Hearing-specialized brain regions adapt to visual input
Some deaf people have extraordinarily keen vision, and a new study of cats may explain why. The results, published online October 12 in Nature Neuroscience, show how parts of the brain normally dedicated to a sense that has been lost can pitch in to augment another type of input.
For years, researchers have known that deaf people often have superior peripheral vision and motion detection, but just how the brain creates these advantages was unclear. “Over the years, we’ve speculated about how these changes might be taking place,” says neuroscientist Helen Neville of the University of Oregon in Eugene, but a clear cause has been elusive.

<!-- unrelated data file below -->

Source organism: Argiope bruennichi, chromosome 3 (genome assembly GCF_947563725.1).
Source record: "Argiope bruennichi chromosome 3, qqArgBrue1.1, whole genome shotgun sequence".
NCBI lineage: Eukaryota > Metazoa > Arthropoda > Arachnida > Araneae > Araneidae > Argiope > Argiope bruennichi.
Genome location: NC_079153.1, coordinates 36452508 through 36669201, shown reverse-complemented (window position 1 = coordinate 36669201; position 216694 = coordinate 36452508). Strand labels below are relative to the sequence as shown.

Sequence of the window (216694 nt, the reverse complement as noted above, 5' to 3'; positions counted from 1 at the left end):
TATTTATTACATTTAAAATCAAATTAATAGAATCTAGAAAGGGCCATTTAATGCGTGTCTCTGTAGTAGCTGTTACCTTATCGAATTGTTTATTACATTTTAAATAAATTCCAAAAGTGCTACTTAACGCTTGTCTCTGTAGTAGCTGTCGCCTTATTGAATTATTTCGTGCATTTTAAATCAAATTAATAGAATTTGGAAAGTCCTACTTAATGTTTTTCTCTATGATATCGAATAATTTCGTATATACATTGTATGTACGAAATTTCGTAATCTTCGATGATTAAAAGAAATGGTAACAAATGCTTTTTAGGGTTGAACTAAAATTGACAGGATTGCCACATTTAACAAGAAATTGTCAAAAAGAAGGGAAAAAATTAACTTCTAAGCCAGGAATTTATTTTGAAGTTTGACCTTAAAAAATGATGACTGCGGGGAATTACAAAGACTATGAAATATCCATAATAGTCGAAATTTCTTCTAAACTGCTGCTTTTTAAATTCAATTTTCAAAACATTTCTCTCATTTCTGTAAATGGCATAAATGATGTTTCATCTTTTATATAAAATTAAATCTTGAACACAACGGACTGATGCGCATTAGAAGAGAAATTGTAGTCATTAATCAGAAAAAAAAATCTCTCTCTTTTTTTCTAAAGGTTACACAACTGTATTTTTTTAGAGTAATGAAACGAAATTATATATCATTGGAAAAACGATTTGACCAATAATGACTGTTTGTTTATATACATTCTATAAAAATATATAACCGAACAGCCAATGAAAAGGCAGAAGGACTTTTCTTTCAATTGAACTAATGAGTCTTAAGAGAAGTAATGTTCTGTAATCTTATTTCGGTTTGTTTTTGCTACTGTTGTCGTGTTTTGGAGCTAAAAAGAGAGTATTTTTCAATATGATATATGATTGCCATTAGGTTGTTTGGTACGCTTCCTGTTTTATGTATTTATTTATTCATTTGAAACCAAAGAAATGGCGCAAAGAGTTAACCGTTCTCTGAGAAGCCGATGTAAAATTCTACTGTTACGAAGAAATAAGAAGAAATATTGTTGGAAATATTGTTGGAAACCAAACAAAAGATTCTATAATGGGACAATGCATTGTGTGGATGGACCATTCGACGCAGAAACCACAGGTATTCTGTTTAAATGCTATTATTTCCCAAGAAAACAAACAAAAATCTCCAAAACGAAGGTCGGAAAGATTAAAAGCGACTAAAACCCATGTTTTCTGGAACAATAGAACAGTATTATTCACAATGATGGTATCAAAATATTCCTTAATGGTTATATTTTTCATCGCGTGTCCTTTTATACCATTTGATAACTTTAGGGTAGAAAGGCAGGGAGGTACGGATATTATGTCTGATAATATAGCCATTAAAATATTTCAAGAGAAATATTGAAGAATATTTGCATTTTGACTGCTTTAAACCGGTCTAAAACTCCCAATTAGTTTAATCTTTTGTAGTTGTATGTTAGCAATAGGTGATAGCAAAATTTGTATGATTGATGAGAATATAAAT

In the new study, researchers led by Stephen Lomber found that in deaf cats, brain regions important for hearing get co-opted to enhance vision. Instead of processing sound, these regions lend a hand to the visual system. For the first time, the study establishes a causal link between particular